The causes of lead in tap water are several. Here's a look at why metal, like lead, could be in your drinking water and the health problems caused by exposure to it.

• Naturally Occurring Lead

Lead is a naturally occurring heavy metal. Like minerals, it is found in rocks. It gets into the rainwater as rain passes through the rocks. It may also be present in lakes, streams and rivers. Any freshwater or saltwater can be contaminated with it.

• Lead From The Pipes

The pipes in older city infrastructures, buildings and homes may be composed of it. Lead-containing solder was commonly used in plumbing systems until the practice was banned a few decades ago. In fact, the term “plumbing” is derived from the Latin word for “lead”.

As the pipes and solder degrades, passages of the heavy metal are released into the water. At times, the concentration has been high enough in some older cities of the US to cause the cities to turn off fountains and post health warnings.

• Lead Due to Degradation by Chlorine

The problem of lead in tap water would not be as bad was it not for the use of chlorine. Chlorine is a caustic substance. It eats away at pipes and solder points, greatly increasing the amount of metal that enters the water.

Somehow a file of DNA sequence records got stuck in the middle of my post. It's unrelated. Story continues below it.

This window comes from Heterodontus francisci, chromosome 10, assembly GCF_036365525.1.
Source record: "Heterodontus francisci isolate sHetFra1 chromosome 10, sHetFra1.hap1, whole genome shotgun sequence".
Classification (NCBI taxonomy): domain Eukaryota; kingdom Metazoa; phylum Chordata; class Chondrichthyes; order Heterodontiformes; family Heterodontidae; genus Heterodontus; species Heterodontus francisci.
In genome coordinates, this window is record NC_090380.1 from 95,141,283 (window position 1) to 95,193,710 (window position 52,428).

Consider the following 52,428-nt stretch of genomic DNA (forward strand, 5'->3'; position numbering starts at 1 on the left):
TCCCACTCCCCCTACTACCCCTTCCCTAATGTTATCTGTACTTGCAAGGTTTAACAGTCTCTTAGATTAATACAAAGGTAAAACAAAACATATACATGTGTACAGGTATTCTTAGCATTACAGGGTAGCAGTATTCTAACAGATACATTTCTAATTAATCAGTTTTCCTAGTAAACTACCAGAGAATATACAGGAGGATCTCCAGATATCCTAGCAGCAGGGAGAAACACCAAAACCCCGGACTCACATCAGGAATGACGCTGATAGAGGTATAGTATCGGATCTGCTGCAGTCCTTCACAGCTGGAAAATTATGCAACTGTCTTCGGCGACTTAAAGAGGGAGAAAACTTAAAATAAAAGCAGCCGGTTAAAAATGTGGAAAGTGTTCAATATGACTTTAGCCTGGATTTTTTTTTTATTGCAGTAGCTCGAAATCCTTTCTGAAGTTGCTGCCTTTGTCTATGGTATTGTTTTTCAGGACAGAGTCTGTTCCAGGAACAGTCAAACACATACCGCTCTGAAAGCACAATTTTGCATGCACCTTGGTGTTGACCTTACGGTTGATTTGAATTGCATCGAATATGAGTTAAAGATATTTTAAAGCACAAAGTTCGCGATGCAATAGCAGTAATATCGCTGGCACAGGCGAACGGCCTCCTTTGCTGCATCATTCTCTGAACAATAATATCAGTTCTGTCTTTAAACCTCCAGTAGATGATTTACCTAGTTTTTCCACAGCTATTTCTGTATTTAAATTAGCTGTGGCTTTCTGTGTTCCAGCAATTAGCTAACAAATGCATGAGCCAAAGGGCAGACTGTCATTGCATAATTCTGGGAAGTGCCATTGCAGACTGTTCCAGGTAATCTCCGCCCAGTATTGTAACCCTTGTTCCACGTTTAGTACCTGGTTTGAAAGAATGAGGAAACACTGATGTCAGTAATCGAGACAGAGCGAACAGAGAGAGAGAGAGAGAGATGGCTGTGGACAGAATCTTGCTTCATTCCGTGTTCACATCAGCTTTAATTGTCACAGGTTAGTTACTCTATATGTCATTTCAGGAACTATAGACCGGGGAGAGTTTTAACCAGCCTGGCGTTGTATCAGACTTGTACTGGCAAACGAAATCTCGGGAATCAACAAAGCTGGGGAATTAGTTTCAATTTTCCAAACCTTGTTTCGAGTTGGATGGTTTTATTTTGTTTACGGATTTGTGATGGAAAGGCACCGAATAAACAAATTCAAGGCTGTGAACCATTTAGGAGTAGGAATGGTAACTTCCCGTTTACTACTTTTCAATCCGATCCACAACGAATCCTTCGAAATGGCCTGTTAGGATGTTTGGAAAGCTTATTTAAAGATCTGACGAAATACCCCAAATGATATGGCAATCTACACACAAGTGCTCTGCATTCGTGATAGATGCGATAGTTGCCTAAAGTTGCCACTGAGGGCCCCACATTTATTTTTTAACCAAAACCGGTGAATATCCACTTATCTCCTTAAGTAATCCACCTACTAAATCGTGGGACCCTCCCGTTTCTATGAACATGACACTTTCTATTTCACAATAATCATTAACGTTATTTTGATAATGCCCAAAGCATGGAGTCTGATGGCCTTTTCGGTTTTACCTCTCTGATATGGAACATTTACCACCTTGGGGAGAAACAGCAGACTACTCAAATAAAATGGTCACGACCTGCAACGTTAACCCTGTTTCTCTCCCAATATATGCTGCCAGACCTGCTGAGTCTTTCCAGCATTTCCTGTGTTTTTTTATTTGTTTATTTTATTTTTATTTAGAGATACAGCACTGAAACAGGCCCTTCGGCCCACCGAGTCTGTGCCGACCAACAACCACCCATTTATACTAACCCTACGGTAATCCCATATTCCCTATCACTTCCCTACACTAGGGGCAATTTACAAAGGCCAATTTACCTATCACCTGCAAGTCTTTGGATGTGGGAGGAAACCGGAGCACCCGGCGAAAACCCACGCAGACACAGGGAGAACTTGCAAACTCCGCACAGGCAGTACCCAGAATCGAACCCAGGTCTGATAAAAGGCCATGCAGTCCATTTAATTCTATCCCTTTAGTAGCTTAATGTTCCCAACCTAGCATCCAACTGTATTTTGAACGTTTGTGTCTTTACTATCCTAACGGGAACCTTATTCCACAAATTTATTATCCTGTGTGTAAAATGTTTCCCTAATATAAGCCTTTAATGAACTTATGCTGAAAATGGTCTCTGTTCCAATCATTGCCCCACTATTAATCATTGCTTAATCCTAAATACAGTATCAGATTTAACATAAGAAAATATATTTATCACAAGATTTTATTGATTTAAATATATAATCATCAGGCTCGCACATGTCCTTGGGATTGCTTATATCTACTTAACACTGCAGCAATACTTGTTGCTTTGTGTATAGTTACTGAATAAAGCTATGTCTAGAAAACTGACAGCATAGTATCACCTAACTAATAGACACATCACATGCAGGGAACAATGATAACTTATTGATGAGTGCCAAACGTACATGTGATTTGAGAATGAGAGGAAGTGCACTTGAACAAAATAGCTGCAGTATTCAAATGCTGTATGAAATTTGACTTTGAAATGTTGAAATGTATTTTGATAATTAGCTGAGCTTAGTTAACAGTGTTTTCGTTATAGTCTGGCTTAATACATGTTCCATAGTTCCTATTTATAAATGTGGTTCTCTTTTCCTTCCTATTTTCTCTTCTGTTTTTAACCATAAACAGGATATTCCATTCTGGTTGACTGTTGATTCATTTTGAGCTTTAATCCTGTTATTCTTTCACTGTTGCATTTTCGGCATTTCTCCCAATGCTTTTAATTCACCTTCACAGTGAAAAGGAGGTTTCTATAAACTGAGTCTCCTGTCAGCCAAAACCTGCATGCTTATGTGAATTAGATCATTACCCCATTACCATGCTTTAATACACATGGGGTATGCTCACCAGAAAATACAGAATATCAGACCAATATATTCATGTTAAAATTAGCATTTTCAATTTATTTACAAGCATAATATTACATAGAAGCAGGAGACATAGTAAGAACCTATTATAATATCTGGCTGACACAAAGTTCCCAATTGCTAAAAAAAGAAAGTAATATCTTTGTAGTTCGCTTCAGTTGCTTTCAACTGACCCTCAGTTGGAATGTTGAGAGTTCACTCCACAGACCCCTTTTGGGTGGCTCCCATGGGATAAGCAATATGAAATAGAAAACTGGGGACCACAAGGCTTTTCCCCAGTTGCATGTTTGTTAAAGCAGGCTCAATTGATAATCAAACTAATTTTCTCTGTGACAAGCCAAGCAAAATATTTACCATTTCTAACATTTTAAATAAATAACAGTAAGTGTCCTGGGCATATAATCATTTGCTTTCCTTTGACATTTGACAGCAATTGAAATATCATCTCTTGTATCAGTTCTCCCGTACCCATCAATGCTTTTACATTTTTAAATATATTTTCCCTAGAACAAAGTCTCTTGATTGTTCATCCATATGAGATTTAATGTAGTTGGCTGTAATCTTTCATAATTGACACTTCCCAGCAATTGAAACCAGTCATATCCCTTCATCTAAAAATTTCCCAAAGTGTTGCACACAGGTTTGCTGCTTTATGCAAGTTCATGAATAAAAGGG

• Health Effects of Lead In Water

The greatest risk is to children. The substance is a poisonous metal that can damage the central nervous system, causing brain and blood disorders. Poisoning can lead to death.

Long term exposure to low levels of the substance can cause damage to the kidneys. The amount of lead in tap water varies very much. The amount often present is sufficient to cause high blood pressure and heart disease.

Stomach pain is a symptom of low level exposure. The liver is affected. While the central nervous system is the main target, any organ or system of the body can be affected.

Weakness in the fingers, wrists or ankles could be a symptom. Anemia can be caused by exposure. Miscarriages are associated with consumption of small amounts.

The link to development or cognitive deficits in children is the reason that lead-based paint was banned during the 20th century. Developmental delays, such as late puberty, are associated with exposure.

Some of the health effects may be reversible if exposure is stopped. But studies have shown that low level exposure during childhood can permanently reduce a person's ability to learn.

• Solutions That Work

Testing for lead in tap water must be done at the home. The tests conducted by public treatment facilities only take into account naturally occurring sources. The amount present in your home has to do with the amount present in the pipelines.

Testing can be expensive. It is actually more affordable to install a home purifier, especially since the lead in tap water is not the only contaminant homeowners have to worry about. In my next article you will learn about the available methods for removing the toxic substance.